Jon Huntsman — former governor of Utah, former ambassador to China — may run for the Republican presidential nomination. I spoke to him earlier today.
I started our conversation by asking how close he was to making a decision. “We have basically decided as a family that we are very comfortable moving forward,” he replied, adding that there will be “a formal announcement, which we expect to take place at the end of the month.” I said that sounded like a “when,” not an “if”; he responded, “when.” A spokesman called a few minutes after the interview to clarify that while all signs point to a run, no final decision has been made.
Although he believes his own diplomatic experience would be “a real asset” in the presidency, Huntsman does not expect foreign policy to play a large role in the race: “I’m guessing most people will see a need to do a little nation-building here at home.” Asked about Iran’s nuclear program, Huntsman suggested that he would support Israeli action against it: “You can either choose to support Israel, because I suspect they will want to deal directly with it, or you let the region become a proliferation challenge.”
Huntsman said that “we have to be very, very careful about aid money going into Pakistan,” adding, “it’s a very, very difficult problem, and one where you could imagine someone like a Musharraf-type leader emerging once again.” He says that Pakistan has been most stable under strongman rule.
Asked about the defense budget, he said, “It’s not just as simple as saying there are areas where we can cut, although if you look at a $650 billion budget, clearly there are some areas where we can make savings.” The key to making these savings: “There’s really no competition any more. Procurement and sourcing reforms are going to be absolutely key moving forward.”
In early 2009, Huntsman told the Washington Times, “I don’t even know the congressional leadership” and “I don’t listen or read whatever it is they say because it is inconsequential — completely.” Asked how Boehner and Cantor are doing now, Huntsman said he didn’t “have any real feel for that” but praised them for “backstopping things like the Ryan plan.” The reason for the contrast in the tone of his remarks, he said, was that “we’re in a much different set of circumstances.”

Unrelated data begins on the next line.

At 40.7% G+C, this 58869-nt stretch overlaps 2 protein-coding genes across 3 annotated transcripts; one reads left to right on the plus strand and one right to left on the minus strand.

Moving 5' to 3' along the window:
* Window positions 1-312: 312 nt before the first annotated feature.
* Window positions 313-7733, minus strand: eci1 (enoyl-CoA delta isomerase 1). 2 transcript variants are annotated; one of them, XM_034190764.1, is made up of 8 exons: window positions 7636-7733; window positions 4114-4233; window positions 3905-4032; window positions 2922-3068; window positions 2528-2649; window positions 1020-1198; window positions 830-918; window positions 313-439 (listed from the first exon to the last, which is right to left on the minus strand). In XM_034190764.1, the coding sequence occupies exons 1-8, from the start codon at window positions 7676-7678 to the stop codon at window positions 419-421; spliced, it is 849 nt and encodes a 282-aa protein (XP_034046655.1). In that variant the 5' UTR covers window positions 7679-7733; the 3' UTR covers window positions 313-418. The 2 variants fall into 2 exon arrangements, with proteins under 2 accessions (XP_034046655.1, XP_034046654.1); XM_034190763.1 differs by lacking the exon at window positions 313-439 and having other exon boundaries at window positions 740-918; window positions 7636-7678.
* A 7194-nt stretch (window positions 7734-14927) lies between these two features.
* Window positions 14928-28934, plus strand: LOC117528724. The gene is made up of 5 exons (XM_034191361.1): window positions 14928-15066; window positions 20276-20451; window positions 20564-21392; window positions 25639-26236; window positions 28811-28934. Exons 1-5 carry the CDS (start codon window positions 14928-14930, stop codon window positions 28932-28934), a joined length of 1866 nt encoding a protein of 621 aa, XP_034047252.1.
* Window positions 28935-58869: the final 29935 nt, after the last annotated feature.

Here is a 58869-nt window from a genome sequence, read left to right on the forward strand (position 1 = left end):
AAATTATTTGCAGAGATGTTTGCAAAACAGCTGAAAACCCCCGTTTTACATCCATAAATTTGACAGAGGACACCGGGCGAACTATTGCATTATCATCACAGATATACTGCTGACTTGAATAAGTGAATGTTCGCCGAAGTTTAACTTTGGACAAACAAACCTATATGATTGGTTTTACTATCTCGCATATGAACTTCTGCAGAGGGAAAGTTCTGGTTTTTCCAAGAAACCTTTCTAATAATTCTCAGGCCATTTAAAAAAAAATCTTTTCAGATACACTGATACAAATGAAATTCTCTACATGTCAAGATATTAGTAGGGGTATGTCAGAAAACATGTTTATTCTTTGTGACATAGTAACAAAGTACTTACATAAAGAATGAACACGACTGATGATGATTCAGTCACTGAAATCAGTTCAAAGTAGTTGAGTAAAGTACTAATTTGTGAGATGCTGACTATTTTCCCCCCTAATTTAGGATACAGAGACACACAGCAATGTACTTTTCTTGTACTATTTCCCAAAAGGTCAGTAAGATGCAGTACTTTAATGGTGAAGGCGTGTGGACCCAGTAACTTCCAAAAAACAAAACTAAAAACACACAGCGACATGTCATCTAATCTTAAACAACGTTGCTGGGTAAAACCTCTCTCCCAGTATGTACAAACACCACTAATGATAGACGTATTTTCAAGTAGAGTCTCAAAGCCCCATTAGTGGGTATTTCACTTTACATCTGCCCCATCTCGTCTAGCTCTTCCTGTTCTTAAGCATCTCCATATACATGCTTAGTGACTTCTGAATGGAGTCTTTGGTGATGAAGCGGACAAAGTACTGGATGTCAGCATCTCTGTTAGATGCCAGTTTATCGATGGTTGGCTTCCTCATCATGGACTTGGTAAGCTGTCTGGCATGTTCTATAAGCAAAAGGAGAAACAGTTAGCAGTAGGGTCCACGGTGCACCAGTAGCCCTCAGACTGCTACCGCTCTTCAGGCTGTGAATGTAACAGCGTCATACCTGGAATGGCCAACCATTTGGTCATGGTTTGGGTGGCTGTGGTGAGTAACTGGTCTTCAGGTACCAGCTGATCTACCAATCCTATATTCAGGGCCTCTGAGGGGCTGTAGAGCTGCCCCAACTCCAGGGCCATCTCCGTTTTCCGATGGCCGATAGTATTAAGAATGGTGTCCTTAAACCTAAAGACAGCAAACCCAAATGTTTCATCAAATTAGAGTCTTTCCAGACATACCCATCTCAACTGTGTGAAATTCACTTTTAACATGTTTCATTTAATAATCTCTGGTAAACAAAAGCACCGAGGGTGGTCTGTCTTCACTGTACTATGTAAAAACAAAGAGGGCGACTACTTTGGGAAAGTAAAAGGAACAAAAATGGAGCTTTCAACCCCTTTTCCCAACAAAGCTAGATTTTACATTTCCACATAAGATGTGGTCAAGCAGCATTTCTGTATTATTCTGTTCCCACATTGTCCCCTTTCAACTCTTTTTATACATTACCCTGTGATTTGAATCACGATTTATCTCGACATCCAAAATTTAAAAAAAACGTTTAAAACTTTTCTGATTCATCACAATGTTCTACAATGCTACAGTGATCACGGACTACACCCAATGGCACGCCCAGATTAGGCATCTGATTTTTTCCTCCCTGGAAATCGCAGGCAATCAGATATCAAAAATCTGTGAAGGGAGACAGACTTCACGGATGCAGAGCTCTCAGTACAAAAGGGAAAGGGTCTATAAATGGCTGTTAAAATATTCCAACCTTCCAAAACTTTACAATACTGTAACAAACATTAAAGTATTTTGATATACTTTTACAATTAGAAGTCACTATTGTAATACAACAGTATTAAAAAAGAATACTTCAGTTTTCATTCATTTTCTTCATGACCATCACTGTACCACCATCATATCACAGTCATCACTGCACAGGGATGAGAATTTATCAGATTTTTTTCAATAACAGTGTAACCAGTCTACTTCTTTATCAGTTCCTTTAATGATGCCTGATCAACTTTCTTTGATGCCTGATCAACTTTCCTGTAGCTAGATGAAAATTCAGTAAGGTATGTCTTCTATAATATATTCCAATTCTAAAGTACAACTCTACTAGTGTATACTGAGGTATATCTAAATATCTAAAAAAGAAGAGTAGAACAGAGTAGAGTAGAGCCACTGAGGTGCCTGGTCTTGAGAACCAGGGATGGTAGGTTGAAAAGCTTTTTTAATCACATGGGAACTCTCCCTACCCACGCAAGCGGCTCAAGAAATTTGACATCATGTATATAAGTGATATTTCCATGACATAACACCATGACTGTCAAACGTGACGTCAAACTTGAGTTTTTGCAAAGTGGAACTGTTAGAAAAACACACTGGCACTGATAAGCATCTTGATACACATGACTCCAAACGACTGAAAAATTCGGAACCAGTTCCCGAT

Huntsman reiterated that he is not likely to run in the Iowa caucuses because of his opposition to ethanol subsidies. That position makes it hard to compete there, he says, unless “you are a next-door neighbor and you’ve developed political ties there.” That’s a reference to former Minnesota governor Tim Pawlenty, who is running hard in Iowa but opposes ethanol subsidies.
In another contrast with Pawlenty, Huntsman does not believe the government should set a growth target. “The market will do that. . . . What a government should do is create the environment for growth,” he said. Like most Republicans, he opposes the Fed’s quantitative easing: “We don’t need any more money pumped into the economy, we don’t need any more bailouts.”
While many politicians and pundits have argued that America should pressure China into revaluing its currency, Huntsman believes the problem will solve itself. “The currency is going to move because they’re motivated by their own economic interests,” he said. “They will move to something closer to a market evaluation . . . over the next year and a half or two years. And the question will be are we ready as a country to take advantage of the new opportunities this situation will present.”
His closing thought: “I think the 2012 election cycle is really going to be a discussion about whether or not we are ready to see the end of the American century. . . . We’re going to have to be willing to look at some pretty dramatic measures including entitlements, including defense” — and “energy independence and tax reform.”
“All of this can be done; it requires the will of the people. So 2012 will be the most important election of my lifetime,” he says. On this point, his rivals for the nomination are likely in agreement with Huntsman.
— Ramesh Ponnuru is a senior editor of NR.